Once considered a favorite for the Republican presidential nomination, Wisconsin Gov. Scott Walker announced Monday that he is dropping out of the race, amid sinking poll numbers and fundraising concerns.
"I suspend my campaign immediately," he said at a press conference in Madison, Wisconsin.
Walker implored other candidates to consider exiting the race as well, in order to winnow the field.
"I encourage other candidates to do the same so that the voters can focus on a limited number of candidates who can offer a positive, conservative alternative to the current front-runner," he said, referring to real estate mogul Donald Trump. "This is fundamentally important to the future of the party, and more importantly, to the future of the country."
Walker also criticized the other GOP contenders for resorting to "personal attacks" and straying from the party's policy message.
"In the end, I want voters to be for something, not against someone," Walker said. "We need to get back to the basics of our party."
Walker informed GOP sources and campaign supporters of his decision earlier Monday, according to The New York Times. Campaign officials then confirmed the announcement to several other news outlets.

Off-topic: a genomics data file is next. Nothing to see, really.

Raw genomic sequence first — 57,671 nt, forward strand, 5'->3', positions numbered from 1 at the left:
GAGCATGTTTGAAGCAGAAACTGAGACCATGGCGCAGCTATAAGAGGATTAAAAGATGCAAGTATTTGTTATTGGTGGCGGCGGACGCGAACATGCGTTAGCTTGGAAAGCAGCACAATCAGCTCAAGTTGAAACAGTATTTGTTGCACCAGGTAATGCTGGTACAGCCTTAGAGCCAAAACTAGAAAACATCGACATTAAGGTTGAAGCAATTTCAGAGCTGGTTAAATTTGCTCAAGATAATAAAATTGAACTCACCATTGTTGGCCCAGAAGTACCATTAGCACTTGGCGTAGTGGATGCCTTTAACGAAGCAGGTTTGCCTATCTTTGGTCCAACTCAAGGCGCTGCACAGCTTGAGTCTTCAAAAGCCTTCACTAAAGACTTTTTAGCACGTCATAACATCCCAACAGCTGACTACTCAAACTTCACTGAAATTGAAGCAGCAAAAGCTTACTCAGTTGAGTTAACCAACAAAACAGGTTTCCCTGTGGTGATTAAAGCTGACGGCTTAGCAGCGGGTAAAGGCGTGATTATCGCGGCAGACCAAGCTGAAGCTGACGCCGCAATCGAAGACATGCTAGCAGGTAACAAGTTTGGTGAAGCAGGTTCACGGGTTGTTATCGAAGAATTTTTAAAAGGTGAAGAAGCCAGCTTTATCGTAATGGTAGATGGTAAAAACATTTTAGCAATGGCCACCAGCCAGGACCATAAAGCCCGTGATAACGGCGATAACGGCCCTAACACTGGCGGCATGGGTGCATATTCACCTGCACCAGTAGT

According to a CNN poll released Sunday, the first major poll since last week's Republican debate, Walker's support among GOP voters had dropped to less than one-half of 1 percent, putting him below most of the contenders in the field.
Walker's exit from the race marks a stunning defeat for a candidate who, in the early summer, was considered a top-tier candidate for the nomination. He at one point led primary polling in the early caucus state of Iowa, where he had roots and where his Midwestern appeal was considered likely to boost him to victory.
His lackluster performance in the GOP presidential debates in Cleveland and in Simi Valley, California, where he appeared wooden and stunted, failed to generate enough buzz to survive the "summer of Trump" or to overcome the appeal of other outsider candidates like Carly Fiorina and Ben Carson.
Walker's campaign suffered because of the candidate's own missteps as well. His refusal to answer simple questions about President Barack Obama's faith and love of country, for example, or about the issue of birthright citizenship, generated endless negative headlines and drowned out his larger message of conservative reform.
His exit is a positive development for other presidential candidates aligned with the establishment wing of the Republican Party, like former Florida Gov. Jeb Bush, Florida Sen. Marco Rubio and Ohio Gov. John Kasich, who now have a free pass at Walker's wealthy donors and supporters.
Some of them are already jumping ship. Walker's New Hampshire state co-chair, Cliff Hurst, will be joining Rubio's campaign, Rubio campaign manager Terry Sullivan told reporters Monday at a National Review event held in Washington, D.C.
Walker is the second GOP candidate to exit the race, following former Texas Gov. Rick Perry, who bowed out earlier this month after his fundraising dried up, with many of his staffers working without pay in the campaign's final days.